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The responsible use of resources and the saving of energy plays an important role for the profitability of a company today and will become increasingly indispensable in the future. This makes it all the more important to identify processes within the company in which potential energy savings can be achieved with relatively little effort. For example, in the generation of compressed air.
The life cycle costs of a compressor are generally divided into three groups, the capital investment or purchase price, maintenance and energy consumption. Energy costs have the largest share of the three groups, followed by acquisition costs. The maintenance costs are the lowest.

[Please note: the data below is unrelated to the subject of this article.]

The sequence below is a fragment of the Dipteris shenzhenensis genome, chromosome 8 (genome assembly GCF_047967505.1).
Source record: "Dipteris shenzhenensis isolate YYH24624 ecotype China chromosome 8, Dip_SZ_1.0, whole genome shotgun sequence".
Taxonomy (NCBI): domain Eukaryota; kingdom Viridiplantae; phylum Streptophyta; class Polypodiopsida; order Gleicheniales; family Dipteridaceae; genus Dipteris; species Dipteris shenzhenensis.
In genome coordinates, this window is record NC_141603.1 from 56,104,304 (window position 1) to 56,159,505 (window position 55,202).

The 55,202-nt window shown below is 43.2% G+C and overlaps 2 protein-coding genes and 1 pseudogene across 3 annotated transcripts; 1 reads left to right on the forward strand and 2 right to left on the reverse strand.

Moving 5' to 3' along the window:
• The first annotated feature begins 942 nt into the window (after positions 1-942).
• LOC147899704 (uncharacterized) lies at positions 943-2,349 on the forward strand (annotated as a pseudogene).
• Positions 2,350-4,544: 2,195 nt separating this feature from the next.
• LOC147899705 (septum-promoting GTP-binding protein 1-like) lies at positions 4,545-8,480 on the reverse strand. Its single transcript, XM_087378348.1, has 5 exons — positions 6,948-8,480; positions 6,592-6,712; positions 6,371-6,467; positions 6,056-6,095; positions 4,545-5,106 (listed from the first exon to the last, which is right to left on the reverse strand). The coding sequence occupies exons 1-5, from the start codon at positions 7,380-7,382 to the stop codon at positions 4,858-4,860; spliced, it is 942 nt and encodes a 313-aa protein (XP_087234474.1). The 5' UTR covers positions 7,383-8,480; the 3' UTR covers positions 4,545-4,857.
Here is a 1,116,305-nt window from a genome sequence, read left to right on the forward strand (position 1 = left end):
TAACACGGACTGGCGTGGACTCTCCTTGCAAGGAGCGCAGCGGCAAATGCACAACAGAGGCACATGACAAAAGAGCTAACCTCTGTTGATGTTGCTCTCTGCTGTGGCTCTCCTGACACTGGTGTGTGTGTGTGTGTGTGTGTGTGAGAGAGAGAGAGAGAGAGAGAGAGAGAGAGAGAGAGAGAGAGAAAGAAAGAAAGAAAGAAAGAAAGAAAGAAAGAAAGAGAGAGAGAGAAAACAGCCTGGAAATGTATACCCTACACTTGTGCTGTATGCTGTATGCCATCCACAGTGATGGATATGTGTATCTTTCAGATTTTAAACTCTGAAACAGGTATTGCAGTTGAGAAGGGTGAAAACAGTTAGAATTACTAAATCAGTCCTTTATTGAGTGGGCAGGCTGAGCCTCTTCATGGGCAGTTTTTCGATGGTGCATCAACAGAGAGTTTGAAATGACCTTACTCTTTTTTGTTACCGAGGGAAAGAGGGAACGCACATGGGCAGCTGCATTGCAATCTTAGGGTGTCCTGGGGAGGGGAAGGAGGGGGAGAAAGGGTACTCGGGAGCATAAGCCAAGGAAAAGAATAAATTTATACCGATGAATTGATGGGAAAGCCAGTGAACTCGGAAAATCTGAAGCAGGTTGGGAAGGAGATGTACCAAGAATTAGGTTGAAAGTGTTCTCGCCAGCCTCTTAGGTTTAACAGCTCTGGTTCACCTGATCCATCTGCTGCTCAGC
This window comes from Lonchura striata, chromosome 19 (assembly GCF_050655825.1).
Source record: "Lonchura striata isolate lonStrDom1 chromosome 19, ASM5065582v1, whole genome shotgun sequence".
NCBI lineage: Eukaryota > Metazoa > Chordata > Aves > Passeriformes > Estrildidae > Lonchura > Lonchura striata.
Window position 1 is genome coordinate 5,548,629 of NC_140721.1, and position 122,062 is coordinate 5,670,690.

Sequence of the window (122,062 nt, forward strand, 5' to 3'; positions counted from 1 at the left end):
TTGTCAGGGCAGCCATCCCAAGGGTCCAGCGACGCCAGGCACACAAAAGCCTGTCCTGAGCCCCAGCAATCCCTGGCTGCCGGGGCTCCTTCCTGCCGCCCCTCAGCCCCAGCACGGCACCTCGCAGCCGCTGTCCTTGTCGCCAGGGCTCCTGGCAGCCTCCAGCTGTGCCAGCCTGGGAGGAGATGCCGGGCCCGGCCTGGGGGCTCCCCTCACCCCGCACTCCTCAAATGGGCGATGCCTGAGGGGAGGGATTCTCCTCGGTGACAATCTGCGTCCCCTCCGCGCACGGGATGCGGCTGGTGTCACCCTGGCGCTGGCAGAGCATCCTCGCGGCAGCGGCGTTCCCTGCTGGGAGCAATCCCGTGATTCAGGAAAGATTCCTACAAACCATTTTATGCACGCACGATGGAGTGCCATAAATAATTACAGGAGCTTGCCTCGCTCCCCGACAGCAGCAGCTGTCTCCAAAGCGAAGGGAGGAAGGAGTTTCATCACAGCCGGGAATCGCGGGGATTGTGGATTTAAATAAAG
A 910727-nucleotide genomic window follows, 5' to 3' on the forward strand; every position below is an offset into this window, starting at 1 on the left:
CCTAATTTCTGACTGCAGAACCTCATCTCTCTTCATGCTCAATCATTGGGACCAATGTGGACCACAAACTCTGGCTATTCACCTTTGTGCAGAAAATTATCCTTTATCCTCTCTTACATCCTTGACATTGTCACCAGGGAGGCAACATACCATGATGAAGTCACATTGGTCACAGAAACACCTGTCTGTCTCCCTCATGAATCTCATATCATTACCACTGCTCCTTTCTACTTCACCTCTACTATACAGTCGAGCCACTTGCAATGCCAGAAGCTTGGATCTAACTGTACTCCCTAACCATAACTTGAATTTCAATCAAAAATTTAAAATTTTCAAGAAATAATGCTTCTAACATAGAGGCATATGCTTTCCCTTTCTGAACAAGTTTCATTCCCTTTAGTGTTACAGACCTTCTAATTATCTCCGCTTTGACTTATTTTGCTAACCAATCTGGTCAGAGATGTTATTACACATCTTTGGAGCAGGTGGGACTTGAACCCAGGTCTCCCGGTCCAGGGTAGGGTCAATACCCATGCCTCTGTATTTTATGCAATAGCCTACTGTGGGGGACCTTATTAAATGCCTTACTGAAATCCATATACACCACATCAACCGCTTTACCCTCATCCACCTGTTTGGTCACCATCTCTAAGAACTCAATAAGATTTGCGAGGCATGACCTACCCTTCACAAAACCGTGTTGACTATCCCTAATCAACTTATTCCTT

Compressed air audits are a good way to quickly identify the actual costs. But it is important to understand how each of these factors affects your bottom line and what steps can be taken to minimize overall life cycle costs.
Each electric motor has an efficiency class that determines the percentage of electrical input power that the motor uses to drive the compressor. Although there is a wide range of efficiency classes, a good gerneral rule is: the older and the smaller the compressor motor is, the less efficient it is. For example, a 75 kW premium efficiency motor of class IE3 typically has a minimum motor efficiency of about 95%. To calculate this for your compressor, you need the motor efficiency in the motor manufacturer's data sheet and the motor power from the motor nameplate.